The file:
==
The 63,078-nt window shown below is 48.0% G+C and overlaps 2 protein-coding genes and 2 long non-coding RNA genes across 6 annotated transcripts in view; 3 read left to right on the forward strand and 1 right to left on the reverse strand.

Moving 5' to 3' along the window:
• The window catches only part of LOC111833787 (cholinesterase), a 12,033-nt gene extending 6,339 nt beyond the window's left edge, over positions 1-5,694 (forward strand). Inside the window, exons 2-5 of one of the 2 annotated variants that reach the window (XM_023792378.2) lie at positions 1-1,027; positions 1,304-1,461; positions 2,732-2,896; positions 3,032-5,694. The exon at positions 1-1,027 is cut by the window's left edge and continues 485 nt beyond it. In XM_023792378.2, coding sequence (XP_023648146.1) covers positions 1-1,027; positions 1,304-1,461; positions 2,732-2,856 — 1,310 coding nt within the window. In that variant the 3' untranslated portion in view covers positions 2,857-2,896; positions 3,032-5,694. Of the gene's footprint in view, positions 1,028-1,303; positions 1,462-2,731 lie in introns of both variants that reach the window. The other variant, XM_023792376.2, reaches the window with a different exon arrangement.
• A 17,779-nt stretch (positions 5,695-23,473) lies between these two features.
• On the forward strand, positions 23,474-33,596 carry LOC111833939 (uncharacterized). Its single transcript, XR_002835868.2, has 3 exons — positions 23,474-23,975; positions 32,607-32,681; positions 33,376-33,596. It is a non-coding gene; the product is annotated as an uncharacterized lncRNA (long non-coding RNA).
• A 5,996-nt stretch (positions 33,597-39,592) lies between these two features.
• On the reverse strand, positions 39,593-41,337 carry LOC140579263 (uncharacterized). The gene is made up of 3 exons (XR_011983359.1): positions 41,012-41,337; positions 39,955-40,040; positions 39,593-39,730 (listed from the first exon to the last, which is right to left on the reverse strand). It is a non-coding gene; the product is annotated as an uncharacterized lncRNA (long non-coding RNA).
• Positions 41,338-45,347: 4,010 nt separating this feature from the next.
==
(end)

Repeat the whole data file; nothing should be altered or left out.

The 63,078-nt window shown below is 48.0% G+C and overlaps 2 protein-coding genes and 2 long non-coding RNA genes across 6 annotated transcripts in view; 3 read left to right on the forward strand and 1 right to left on the reverse strand.

Moving 5' to 3' along the window:
• The window catches only part of LOC111833787 (cholinesterase), a 12,033-nt gene extending 6,339 nt beyond the window's left edge, over positions 1-5,694 (forward strand). Inside the window, exons 2-5 of one of the 2 annotated variants that reach the window (XM_023792378.2) lie at positions 1-1,027; positions 1,304-1,461; positions 2,732-2,896; positions 3,032-5,694. The exon at positions 1-1,027 is cut by the window's left edge and continues 485 nt beyond it. In XM_023792378.2, coding sequence (XP_023648146.1) covers positions 1-1,027; positions 1,304-1,461; positions 2,732-2,856 — 1,310 coding nt within the window. In that variant the 3' untranslated portion in view covers positions 2,857-2,896; positions 3,032-5,694. Of the gene's footprint in view, positions 1,028-1,303; positions 1,462-2,731 lie in introns of both variants that reach the window. The other variant, XM_023792376.2, reaches the window with a different exon arrangement.
• A 17,779-nt stretch (positions 5,695-23,473) lies between these two features.
• On the forward strand, positions 23,474-33,596 carry LOC111833939 (uncharacterized). Its single transcript, XR_002835868.2, has 3 exons — positions 23,474-23,975; positions 32,607-32,681; positions 33,376-33,596. It is a non-coding gene; the product is annotated as an uncharacterized lncRNA (long non-coding RNA).
• A 5,996-nt stretch (positions 33,597-39,592) lies between these two features.
• On the reverse strand, positions 39,593-41,337 carry LOC140579263 (uncharacterized). The gene is made up of 3 exons (XR_011983359.1): positions 41,012-41,337; positions 39,955-40,040; positions 39,593-39,730 (listed from the first exon to the last, which is right to left on the reverse strand). It is a non-coding gene; the product is annotated as an uncharacterized lncRNA (long non-coding RNA).
• Positions 41,338-45,347: 4,010 nt separating this feature from the next.